Six months after 9/11, I found myself volunteering at Ground Zero. I’d gone with a group from church and, for reasons that escape me, I signed up to work the 11 pm to 7 am shift in the enormous “tent” where the recovery workers came to eat and nap. There were five of us doing the all-night shift, throwing our whole hearts into duties like serving food, cleaning tables, gathering trash, making coffee, unpacking boxes of fruit and visiting with recovery workers. Normal work in a far-from-normal setting. To say that those eight hours in the tent, every night for a week, changed my life is an understatement.
Our daylight hours were far from normal as well. For the entire week, we never slept more than 3 consecutive hours. We were in New York, after all, and we didn’t want to miss out on seeing the city. So after getting back to the hotel and sleeping for a few hours, we’d head out to do some sightseeing. We even went to a Broadway play where we discovered that a darkened theater was a great place to nap. At the end of the day, we’d go back to the hotel, get a few hours of sleep, grab supper and head back to Ground Zero.
And never, EVER, did we take the same route twice.
You would think that after a day or two, we would have gotten the hang of the New York City subway but we didn’t. Every time we headed out, our group would huddle over the map—a huge piece of paper because this was before cell phones had Google Maps—discuss the best route to get from Point A to Point B, and off we’d go. And every night around 10:30, we’d huddle over the map again and try to figure out how to get back to Ground Zero. Police officers, random New Yorkers and one Port Authority executive took pity on us and gave helpful directions to our ragtag group throughout the week. But even with help, we’d get lost. One night we got so turned around that by the time we exited the subway we had to run, full speed, in order to arrive at the appointed gate by 11:00.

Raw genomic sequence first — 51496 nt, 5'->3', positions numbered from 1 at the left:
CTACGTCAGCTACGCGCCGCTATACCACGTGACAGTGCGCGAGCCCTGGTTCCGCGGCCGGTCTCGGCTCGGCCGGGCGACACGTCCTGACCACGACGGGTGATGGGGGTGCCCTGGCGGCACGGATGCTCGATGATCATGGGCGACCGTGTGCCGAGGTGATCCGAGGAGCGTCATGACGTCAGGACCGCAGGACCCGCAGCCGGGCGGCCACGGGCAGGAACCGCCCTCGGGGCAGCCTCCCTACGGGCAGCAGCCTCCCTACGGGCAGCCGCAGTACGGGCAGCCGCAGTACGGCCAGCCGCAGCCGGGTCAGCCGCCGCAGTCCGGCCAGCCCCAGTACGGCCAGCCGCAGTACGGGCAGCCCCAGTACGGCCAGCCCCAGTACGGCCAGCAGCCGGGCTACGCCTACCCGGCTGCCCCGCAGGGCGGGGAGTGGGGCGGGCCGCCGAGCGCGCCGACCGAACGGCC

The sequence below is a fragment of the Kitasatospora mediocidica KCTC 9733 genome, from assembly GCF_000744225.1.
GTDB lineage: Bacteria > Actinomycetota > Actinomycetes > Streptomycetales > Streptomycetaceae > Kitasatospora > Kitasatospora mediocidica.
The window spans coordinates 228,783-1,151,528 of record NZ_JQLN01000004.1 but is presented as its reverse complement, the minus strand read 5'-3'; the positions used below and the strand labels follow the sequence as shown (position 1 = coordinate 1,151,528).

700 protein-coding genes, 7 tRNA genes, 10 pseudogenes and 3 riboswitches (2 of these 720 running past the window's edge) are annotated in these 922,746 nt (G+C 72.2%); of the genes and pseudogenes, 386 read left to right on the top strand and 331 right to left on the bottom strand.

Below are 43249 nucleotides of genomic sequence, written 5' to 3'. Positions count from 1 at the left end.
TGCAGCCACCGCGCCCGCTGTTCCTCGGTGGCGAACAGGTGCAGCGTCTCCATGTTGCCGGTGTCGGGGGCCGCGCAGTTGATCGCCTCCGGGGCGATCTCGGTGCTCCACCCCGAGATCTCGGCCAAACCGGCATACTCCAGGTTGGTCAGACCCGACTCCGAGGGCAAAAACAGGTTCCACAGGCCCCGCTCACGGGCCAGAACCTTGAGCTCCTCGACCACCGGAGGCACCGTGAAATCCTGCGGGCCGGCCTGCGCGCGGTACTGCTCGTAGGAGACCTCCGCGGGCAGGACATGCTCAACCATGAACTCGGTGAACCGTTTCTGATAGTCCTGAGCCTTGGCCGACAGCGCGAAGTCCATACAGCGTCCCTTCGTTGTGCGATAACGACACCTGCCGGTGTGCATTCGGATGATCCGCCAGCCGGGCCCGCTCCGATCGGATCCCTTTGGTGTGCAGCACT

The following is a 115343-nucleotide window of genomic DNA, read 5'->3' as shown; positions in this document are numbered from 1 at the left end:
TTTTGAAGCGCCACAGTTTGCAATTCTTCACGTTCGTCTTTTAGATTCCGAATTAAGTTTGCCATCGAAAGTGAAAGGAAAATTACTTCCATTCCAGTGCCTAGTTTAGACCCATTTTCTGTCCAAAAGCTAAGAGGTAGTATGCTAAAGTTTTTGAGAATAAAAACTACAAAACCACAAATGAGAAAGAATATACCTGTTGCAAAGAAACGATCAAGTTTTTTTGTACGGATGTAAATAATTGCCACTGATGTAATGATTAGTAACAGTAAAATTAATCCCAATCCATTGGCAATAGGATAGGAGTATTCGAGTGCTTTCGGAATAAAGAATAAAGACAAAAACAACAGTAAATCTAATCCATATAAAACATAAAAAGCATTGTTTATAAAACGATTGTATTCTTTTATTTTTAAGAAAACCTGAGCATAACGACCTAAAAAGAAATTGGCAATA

After finishing our shift on the last day of our trip, we bumbled our way to the nearest subway station and climbed on our train to head back to the hotel and pack for home. One of the women in our group studied the map, as someone was always doing, to determine where we should exit. Suddenly, she burst out laughing. “No wonder we’ve been getting lost all week,” she exclaimed. “This is a bus map!”
Yes, indeed, we’d been trying to navigate the subway system with a bus map.
That explained a lot.
People use numerous maps to help navigate life—maps that shape our thoughts and influence our decisions. Some good, some bad. Scriptures, devotional books, social media, news outlets, talk show personalities, authors, music, friends. People use a variety of maps to navigate life. I hate to imagine what life would be like if we didn’t have an assortment of navigational tools.
Which maps do you use? When I find myself trying to make a major decision, I look for God to guide me through His Word. But I’m smart enough to recognize that my emotions and desires may cloud my interpretation of Scriptures. So, I also seek the advice of wise, godly friends who love me enough to point out when I may be misinterpreting or misapplying the Word.
What about you? What are you using to navigate life?